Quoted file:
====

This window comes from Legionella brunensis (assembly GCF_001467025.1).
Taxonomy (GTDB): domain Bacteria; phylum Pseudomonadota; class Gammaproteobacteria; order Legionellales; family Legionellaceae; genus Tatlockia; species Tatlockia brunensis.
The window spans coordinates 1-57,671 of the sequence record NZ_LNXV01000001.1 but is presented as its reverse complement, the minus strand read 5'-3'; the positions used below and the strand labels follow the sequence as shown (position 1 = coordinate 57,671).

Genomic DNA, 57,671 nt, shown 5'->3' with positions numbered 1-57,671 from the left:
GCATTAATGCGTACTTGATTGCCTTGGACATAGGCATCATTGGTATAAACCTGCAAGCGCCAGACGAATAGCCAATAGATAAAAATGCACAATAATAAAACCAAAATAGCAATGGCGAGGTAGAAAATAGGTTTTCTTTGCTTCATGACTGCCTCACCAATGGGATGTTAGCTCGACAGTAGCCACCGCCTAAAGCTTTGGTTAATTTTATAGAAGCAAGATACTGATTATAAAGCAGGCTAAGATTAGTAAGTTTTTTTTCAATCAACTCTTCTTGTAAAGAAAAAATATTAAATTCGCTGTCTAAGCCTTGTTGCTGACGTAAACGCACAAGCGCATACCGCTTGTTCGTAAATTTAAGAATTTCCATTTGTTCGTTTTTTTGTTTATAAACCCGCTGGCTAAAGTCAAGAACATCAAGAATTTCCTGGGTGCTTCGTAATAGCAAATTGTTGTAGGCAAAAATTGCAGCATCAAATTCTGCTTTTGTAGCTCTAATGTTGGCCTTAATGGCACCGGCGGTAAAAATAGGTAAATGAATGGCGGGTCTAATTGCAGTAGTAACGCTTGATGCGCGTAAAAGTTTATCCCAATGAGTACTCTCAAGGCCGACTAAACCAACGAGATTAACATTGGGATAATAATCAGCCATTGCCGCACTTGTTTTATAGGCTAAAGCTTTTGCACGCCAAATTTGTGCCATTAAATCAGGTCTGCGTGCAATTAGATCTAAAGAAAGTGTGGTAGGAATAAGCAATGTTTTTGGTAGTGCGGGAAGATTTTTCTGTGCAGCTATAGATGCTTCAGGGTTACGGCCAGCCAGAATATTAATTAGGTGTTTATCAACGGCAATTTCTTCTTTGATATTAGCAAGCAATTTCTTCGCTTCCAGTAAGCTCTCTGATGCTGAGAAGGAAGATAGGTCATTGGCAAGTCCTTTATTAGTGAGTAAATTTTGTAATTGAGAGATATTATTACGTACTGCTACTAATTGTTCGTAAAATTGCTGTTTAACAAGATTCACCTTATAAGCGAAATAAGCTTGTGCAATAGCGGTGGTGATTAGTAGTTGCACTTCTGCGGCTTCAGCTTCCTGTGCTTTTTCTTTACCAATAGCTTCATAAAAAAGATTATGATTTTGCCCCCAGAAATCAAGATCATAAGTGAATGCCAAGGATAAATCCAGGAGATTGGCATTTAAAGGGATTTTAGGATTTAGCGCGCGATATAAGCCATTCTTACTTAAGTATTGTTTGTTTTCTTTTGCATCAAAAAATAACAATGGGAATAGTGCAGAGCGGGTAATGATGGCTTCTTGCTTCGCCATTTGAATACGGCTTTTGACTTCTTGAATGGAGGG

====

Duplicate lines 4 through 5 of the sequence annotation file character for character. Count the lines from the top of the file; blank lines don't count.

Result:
Genomic DNA, 57,671 nt, shown 5'->3' with positions numbered 1-57,671 from the left:
GCATTAATGCGTACTTGATTGCCTTGGACATAGGCATCATTGGTATAAACCTGCAAGCGCCAGACGAATAGCCAATAGATAAAAATGCACAATAATAAAACCAAAATAGCAATGGCGAGGTAGAAAATAGGTTTTCTTTGCTTCATGACTGCCTCACCAATGGGATGTTAGCTCGACAGTAGCCACCGCCTAAAGCTTTGGTTAATTTTATAGAAGCAAGATACTGATTATAAAGCAGGCTAAGATTAGTAAGTTTTTTTTCAATCAACTCTTCTTGTAAAGAAAAAATATTAAATTCGCTGTCTAAGCCTTGTTGCTGACGTAAACGCACAAGCGCATACCGCTTGTTCGTAAATTTAAGAATTTCCATTTGTTCGTTTTTTTGTTTATAAACCCGCTGGCTAAAGTCAAGAACATCAAGAATTTCCTGGGTGCTTCGTAATAGCAAATTGTTGTAGGCAAAAATTGCAGCATCAAATTCTGCTTTTGTAGCTCTAATGTTGGCCTTAATGGCACCGGCGGTAAAAATAGGTAAATGAATGGCGGGTCTAATTGCAGTAGTAACGCTTGATGCGCGTAAAAGTTTATCCCAATGAGTACTCTCAAGGCCGACTAAACCAACGAGATTAACATTGGGATAATAATCAGCCATTGCCGCACTTGTTTTATAGGCTAAAGCTTTTGCACGCCAAATTTGTGCCATTAAATCAGGTCTGCGTGCAATTAGATCTAAAGAAAGTGTGGTAGGAATAAGCAATGTTTTTGGTAGTGCGGGAAGATTTTTCTGTGCAGCTATAGATGCTTCAGGGTTACGGCCAGCCAGAATATTAATTAGGTGTTTATCAACGGCAATTTCTTCTTTGATATTAGCAAGCAATTTCTTCGCTTCCAGTAAGCTCTCTGATGCTGAGAAGGAAGATAGGTCATTGGCAAGTCCTTTATTAGTGAGTAAATTTTGTAATTGAGAGATATTATTACGTACTGCTACTAATTGTTCGTAAAATTGCTGTTTAACAAGATTCACCTTATAAGCGAAATAAGCTTGTGCAATAGCGGTGGTGATTAGTAGTTGCACTTCTGCGGCTTCAGCTTCCTGTGCTTTTTCTTTACCAATAGCTTCATAAAAAAGATTATGATTTTGCCCCCAGAAATCAAGATCATAAGTGAATGCCAAGGATAAATCCAGGAGATTGGCATTTAAAGGGATTTTAGGATTTAGCGCGCGATATAAGCCATTCTTACTTAAGTATTGTTTGTTTTCTTTTGCATCAAAAAATAACAATGGGAATAGTGCAGAGCGGGTAATGATGGCTTCTTGCTTCGCCATTTGAATACGGCTTTTGACTTCTTGAATGGAGGG